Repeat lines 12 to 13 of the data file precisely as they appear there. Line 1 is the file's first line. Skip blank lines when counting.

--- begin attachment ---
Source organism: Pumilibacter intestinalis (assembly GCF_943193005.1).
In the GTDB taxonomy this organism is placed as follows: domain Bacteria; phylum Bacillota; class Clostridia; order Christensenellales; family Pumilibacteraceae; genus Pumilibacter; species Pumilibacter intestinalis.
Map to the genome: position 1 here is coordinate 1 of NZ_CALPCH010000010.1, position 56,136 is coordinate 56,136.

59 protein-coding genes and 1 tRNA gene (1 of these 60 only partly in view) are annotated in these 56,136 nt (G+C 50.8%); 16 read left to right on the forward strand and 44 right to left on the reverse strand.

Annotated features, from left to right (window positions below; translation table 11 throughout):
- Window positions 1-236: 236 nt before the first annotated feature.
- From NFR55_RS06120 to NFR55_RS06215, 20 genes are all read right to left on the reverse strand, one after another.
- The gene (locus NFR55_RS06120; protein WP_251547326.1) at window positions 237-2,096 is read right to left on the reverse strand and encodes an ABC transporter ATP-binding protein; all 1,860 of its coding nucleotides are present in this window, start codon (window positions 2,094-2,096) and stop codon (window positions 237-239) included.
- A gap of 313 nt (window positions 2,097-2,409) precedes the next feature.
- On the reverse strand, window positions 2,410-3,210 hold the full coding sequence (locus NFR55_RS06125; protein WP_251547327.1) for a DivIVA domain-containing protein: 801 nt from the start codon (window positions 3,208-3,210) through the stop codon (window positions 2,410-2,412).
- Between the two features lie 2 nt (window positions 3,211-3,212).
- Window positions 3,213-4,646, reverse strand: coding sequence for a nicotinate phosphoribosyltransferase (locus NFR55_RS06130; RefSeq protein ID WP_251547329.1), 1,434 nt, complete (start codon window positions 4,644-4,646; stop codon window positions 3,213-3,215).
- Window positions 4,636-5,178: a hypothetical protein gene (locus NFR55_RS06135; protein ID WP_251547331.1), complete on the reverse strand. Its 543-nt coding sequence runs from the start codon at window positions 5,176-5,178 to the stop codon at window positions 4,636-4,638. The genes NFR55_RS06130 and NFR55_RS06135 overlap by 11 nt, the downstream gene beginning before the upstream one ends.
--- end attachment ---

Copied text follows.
- Window positions 3,213-4,646, reverse strand: coding sequence for a nicotinate phosphoribosyltransferase (locus NFR55_RS06130; RefSeq protein ID WP_251547329.1), 1,434 nt, complete (start codon window positions 4,644-4,646; stop codon window positions 3,213-3,215).
- Window positions 4,636-5,178: a hypothetical protein gene (locus NFR55_RS06135; protein ID WP_251547331.1), complete on the reverse strand. Its 543-nt coding sequence runs from the start codon at window positions 5,176-5,178 to the stop codon at window positions 4,636-4,638. The genes NFR55_RS06130 and NFR55_RS06135 overlap by 11 nt, the downstream gene beginning before the upstream one ends.